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Documentary Features Live Action Movies

Getting Away With Murder(s)

State-sanctioned killing

Getting Away With Murder(s)
Directed by David Nicholas Wilkinson
Certificate 15, 175 minutes
Released 1 October

The industrial extermination of the Holocaust included most infamously some six million Jews but also smaller numbers of other groups including Poles, gay men, the disabled and political dissidents, some 11 million people in all. It remains a stark reminder of the evil of which human beings at their worst are capable.

Getting Away With Murder(s) is a consistently compelling documentary which approaches this atrocity from an angle we’ve not really seen before: why were 99% of the perpetrators never held to account for their crimes?

The filmmaker David Wilkinson takes his camera to the sites of specific events, from the Auschwitz death camps… [read more]

Full review published in October 2021 issue of Reform.

See also my alternative review on this site.

Trailer:

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Wife Of A Spy (Supai no Tsuma, スパイの妻)

Director – Kiyoshi Kurosawa – 2020 – Japan – 115m

****1/2

A Japanese businessman’s wife decides to help her husband after discovering he is passing inflammatory state secrets to the Americans – out on MUBI in the UK and Ireland on Wednesday, September 8th

1940, Kobe, Japan. British silk trader John Fitzgerald Drummond is arrested by the Kenpetai then released thanks in part to his friend and business associate Yusaku Fukuhara (Issey Takahashi from Shin Godzilla, Hideaki Anno, 2014; Kill Bill Vols 1 & 2, Quentin Tarantino, 2003 & 4; Whisper Of The Heart, Yoshifumi Kondo, 1995), who defends him against Officer Taiji Tsumori (Masahiro Higashide from Foreboding, 2017; Before We Vanish, 2017; Creepy, 2016 – all Kiyoshi Kurosawa), a childhood friend of Yusaku’s wife Satoko (Yu Aoi from Killing, Shinya Tsukamoto, 2018; Journey To The Shore, Kurosawa, 2015 and much else). (Europeans are systematically being arrested, with the exception of Axis power nationals Germans and Italians.)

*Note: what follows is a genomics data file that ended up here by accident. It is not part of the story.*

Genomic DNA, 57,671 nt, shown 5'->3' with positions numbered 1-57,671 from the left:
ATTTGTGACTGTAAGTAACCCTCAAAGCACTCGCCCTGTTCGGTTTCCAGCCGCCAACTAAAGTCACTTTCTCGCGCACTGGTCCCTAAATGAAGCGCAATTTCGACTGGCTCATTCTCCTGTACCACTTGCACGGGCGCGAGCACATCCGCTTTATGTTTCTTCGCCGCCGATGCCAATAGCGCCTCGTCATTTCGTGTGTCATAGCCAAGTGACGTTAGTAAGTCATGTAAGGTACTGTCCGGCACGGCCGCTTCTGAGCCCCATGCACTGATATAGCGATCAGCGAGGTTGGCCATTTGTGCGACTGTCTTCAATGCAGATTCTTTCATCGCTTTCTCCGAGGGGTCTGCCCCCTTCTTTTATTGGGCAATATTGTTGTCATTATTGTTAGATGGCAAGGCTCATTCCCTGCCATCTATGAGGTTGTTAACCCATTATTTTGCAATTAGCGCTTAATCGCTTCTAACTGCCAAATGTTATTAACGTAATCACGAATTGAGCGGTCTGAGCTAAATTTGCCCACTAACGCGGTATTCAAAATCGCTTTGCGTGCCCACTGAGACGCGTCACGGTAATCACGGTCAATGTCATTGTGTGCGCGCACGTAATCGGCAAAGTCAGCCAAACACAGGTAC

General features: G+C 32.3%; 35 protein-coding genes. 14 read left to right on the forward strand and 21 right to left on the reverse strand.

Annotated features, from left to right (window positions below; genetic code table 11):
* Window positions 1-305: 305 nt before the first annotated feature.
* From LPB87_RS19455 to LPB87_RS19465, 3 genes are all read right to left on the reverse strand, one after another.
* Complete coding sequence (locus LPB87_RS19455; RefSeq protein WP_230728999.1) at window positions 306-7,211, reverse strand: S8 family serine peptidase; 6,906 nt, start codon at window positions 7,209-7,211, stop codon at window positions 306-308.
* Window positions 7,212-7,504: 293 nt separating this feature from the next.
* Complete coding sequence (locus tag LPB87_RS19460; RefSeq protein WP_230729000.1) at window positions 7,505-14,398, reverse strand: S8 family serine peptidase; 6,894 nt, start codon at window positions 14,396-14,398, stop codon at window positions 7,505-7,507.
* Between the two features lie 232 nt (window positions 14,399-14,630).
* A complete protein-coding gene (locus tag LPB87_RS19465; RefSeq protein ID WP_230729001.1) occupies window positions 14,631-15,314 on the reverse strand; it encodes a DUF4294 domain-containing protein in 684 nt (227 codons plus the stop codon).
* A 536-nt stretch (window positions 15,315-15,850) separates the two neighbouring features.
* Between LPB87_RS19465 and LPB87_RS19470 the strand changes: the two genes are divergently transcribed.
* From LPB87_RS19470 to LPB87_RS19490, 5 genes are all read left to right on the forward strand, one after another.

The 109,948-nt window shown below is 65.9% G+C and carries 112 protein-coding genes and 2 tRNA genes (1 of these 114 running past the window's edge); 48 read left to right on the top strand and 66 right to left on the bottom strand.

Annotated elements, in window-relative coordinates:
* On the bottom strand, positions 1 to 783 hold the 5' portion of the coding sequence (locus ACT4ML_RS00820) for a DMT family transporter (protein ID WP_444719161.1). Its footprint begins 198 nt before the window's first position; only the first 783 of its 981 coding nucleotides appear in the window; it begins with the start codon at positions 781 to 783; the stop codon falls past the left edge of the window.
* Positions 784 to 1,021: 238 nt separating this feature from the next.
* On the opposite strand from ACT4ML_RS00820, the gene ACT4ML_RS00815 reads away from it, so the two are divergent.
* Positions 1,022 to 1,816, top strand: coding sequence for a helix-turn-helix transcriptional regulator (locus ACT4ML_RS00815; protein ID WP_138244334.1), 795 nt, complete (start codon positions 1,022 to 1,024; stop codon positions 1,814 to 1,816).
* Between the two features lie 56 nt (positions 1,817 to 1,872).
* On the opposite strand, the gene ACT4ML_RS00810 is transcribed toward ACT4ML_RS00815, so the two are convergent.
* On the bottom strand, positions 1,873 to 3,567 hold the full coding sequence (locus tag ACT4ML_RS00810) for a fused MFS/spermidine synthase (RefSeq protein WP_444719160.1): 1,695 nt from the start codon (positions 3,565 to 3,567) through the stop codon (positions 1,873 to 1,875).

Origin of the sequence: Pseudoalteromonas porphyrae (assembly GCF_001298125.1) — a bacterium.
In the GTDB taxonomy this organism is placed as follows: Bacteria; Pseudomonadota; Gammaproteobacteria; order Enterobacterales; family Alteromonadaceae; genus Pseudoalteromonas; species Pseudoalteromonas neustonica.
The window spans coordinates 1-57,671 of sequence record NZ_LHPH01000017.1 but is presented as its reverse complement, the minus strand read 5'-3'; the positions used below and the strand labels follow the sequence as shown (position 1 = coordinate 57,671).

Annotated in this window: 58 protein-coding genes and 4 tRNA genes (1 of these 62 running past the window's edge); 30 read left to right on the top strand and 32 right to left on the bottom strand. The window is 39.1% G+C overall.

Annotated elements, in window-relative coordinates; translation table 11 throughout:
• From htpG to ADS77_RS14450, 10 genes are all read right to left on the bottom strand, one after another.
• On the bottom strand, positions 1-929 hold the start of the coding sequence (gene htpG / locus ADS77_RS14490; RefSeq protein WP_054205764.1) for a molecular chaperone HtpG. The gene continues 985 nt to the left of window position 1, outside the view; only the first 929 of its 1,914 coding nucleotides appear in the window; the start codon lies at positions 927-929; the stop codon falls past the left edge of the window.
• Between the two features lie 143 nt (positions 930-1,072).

As Fukuhara and his nephew Fumio Takeshita (Ryota Bando) travel abroad to Manchuria, Satako invites Taiji to her house for a whisky, but once there he berates her for the drink being Western- not Japanese-made and suggests she should wear traditional Japanese clothes rather than Western dresses.… Read the rest

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Features Live Action Movies

Dunkirk

Director – Christopher Nolan – 2017 – UK – Cert. 12a – 106m

*****

Review originally published in DMovies.org. On Amazon Prime from Thursday, April 1st.